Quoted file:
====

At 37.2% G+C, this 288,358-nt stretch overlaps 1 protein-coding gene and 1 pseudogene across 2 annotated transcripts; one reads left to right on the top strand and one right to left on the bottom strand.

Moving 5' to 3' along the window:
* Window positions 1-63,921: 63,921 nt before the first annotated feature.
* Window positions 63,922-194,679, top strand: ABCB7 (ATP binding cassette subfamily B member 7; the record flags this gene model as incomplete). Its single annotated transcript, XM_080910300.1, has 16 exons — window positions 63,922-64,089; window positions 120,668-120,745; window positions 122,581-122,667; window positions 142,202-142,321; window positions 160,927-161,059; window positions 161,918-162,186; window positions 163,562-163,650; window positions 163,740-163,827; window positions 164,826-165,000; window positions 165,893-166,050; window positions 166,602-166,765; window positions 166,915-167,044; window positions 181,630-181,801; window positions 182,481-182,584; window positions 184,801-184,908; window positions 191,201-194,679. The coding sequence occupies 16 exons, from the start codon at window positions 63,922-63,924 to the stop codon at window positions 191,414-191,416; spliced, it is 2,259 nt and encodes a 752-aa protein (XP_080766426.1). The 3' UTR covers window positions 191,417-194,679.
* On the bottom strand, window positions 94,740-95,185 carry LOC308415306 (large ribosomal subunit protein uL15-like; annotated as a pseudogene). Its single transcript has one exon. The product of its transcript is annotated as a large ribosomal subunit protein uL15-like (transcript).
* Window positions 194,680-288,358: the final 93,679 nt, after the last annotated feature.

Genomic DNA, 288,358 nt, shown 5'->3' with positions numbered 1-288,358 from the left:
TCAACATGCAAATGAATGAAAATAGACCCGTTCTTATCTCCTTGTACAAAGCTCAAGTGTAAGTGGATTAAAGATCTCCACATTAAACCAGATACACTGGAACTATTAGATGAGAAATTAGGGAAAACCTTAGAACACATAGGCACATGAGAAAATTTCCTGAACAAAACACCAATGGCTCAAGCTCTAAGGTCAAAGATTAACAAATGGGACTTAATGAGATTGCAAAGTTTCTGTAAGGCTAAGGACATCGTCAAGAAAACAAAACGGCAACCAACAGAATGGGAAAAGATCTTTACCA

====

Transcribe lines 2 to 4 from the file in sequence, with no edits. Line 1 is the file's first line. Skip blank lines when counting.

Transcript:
Moving 5' to 3' along the window:
* Window positions 1-63,921: 63,921 nt before the first annotated feature.
* Window positions 63,922-194,679, top strand: ABCB7 (ATP binding cassette subfamily B member 7; the record flags this gene model as incomplete). Its single annotated transcript, XM_080910300.1, has 16 exons — window positions 63,922-64,089; window positions 120,668-120,745; window positions 122,581-122,667; window positions 142,202-142,321; window positions 160,927-161,059; window positions 161,918-162,186; window positions 163,562-163,650; window positions 163,740-163,827; window positions 164,826-165,000; window positions 165,893-166,050; window positions 166,602-166,765; window positions 166,915-167,044; window positions 181,630-181,801; window positions 182,481-182,584; window positions 184,801-184,908; window positions 191,201-194,679. The coding sequence occupies 16 exons, from the start codon at window positions 63,922-63,924 to the stop codon at window positions 191,414-191,416; spliced, it is 2,259 nt and encodes a 752-aa protein (XP_080766426.1). The 3' UTR covers window positions 191,417-194,679.